I regularly need to remind myself what really matters to me, as its often the opposite of what I feel I want in the moment.  When I recognise the incompatibility between core values such as relationships, peace, meaningful contribution and a hurried pace, I am more able to redefine what a successful day looks like.

3. Re-evaluate your plan.

I ask myself what is realistic to achieve at a pace that honours my values?  This list is always shorter than the to do list I start out with!

When considering this remember to factor in margin for unforeseen problems and unplanned opportunities.  I have come to realise that so much of my hurry comes from planning my time with the assumption that everything will go to plan.  In reality it rarely does.  A fear of wasting time through being early, has many a time led me to arrive late and flustered.  I may not have wasted time, but I have wasted emotional energy and the opportunity to enjoy a few calm moments that could change the course of my day.

I am finding that to do this I need to emotionally let go of what I can physically achieve and prioritise what actually needs to get done today.  To be able to manage my daily pace, I periodically need to reduce my overall regular commitments to make this realistic.  When I feel at the mercy of my diary, I remember Stephen Coveys uncomfortable but powerful statement that I am ultimately in control of my schedule.

Most of us in the West have brought into the lie that we can do, be, and have everything we want.  In truth we cannot do everything, but we can do what truly matters to us!  So do what is necessary to live in alignment with your values, do it with love and attention, and make peace what remains.

Happiness v Meaning


I think it would be fair to say that everyone wants to be happy.  It therefore makes sense to pursue this goal through doing things that make us feel happy in the moment.  Or so you would think.

In psychology, there are two popular conceptions of happiness: hedonic and eudaimonic. Hedonic happiness is achieved through avoiding discomfort and pursuing pleasure and enjoyment, while eudaimonic happiness is achieved through experiences of meaning and purpose.  Both play an important role in overall happiness.  Yet pursuing happiness for its own sake does not lead to a happier life.

In 2010, Psychologists Veronika Huta and Richard M. Ryan produced a piece of academic research entitles ‘Pursuing Pleasure or Virtue: The Differential and Overlapping Well-Being Benefits of Hedonic and Eudaimonic Motives’.  In this study they split participants into two groups.  They instructed the first group to do a daily activity that gave them pleasure.  They instructed the second to do an activity that they found meaningful.  After ten days the happiness group, who had undertaken activities such as sleeping in, eating sweets and shopping experienced the highest levels of happiness, but three months later the effects had waned.  The meaning group, who had pursued activities such as building relationships, helping others, or learning new skills, were continuing to experience greater levels of joy, wellbeing, and inspiration three months later.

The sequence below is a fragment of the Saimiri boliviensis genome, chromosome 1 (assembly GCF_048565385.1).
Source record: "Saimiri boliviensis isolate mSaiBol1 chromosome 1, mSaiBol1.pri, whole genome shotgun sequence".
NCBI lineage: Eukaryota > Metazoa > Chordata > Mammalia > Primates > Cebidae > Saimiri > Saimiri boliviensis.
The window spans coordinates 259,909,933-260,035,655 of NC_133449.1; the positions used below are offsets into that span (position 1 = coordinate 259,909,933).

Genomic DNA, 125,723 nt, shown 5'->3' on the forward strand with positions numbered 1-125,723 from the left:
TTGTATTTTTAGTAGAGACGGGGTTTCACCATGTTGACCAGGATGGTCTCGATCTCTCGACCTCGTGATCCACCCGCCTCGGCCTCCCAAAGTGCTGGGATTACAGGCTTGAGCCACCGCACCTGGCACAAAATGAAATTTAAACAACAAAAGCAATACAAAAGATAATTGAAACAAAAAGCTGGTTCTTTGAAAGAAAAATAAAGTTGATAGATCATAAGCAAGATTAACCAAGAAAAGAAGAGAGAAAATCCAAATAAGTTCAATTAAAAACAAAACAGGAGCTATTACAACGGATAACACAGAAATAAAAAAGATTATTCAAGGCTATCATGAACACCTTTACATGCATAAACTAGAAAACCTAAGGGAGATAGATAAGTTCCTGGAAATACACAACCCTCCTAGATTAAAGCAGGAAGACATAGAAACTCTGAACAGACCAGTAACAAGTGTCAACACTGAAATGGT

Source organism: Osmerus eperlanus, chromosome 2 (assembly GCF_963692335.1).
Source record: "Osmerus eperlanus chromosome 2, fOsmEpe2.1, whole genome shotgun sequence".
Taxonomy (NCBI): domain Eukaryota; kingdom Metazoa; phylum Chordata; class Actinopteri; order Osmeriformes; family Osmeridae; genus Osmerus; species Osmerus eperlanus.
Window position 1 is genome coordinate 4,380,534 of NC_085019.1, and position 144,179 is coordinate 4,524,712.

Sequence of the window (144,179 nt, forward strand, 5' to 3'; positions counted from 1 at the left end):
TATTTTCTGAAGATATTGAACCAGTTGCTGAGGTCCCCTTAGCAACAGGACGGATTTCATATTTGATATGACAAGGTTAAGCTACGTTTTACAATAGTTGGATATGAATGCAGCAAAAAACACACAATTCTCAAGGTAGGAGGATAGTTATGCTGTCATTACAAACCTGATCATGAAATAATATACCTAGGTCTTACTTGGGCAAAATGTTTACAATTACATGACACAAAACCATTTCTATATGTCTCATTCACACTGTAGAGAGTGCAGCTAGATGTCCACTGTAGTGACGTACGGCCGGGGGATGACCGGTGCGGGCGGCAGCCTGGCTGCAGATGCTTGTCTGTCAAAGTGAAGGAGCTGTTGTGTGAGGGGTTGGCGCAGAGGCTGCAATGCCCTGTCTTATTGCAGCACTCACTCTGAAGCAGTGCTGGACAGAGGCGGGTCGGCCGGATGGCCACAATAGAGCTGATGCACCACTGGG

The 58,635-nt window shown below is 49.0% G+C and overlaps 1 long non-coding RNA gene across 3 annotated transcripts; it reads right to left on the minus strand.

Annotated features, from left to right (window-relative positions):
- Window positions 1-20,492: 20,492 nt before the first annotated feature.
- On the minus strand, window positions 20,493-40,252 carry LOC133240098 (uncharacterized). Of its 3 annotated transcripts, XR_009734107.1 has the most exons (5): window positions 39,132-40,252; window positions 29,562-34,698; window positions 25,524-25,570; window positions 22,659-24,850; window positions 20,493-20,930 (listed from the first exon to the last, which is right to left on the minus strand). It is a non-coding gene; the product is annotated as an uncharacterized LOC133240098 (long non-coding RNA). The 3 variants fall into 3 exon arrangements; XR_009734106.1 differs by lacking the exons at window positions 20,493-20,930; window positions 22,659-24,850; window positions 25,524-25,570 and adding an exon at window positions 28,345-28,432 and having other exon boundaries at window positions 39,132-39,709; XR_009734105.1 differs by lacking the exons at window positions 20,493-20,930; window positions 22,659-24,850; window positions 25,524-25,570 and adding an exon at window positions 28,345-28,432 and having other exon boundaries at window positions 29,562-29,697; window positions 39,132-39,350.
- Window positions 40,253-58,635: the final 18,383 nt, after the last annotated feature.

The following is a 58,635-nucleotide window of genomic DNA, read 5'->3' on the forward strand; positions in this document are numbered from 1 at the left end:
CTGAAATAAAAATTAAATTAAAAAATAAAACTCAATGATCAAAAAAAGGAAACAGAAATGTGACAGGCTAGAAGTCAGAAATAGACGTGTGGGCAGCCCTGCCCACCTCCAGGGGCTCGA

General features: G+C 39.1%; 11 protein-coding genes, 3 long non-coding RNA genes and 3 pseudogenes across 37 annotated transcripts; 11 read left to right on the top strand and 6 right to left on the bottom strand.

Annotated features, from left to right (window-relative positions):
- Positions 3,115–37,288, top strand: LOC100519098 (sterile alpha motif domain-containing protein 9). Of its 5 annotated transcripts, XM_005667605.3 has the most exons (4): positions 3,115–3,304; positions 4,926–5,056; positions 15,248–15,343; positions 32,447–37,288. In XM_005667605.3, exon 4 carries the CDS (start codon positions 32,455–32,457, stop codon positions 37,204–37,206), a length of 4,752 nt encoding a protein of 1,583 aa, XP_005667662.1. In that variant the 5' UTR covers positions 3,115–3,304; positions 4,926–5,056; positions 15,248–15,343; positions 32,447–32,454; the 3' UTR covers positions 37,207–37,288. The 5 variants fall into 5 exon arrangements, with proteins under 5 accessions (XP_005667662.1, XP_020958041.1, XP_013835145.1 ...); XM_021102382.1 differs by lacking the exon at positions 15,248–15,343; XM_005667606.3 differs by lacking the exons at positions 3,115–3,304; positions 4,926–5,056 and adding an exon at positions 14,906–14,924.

Instant gratification has its place, but if we want to live a happier life, we must pursue things that have meaning for us.  This means that we must first find out what gives us meaning.  Its sounds obvious, yet it requires a level of paying attention to our deepest desires that few people take the time to do.  We are bombarded by messages, normally from those that wish to sell us something, telling us what we need to make us happy.  But to truly uncover this we must go within and get in touch with who we are and what is important to us at the most fundamental level, and to hold an awareness of who we want to be and the life we want to create.

This is important to do because the things we truly want don’t always gratify us in the moment.  For example, relationships are important to me; they fulfil me and make me feel connected and supported.  Yet sometimes I would rather suit myself than make the effort to nurture an important relationship in the moment.  I’m not suggesting that good relationships require that we never taking time for ourselves or express our boundaries.  Simply that choices that build fulfilling relationships such as taking the time to listen when we are busy, working through a conflict or fulfilling a social commitment when we feel tired, don’t always gratify us in the moment.

As a former hospice Chaplain, I have had many conversations with people coming towards the end of their life.  It is very normal at this stage to spend time looking back to find meaning in our lives.  Such things are not memories of instant gratification.  They are things that have required thought and intentionality.  Acts of service, learning, relationships, and the pursuit of meaningful goals.

I encourage you to picture yourself at the end of your own life and ask yourself ‘what do you want to look back and see?’.  Then turn off the TV, put the crisps away and go and go and make a start.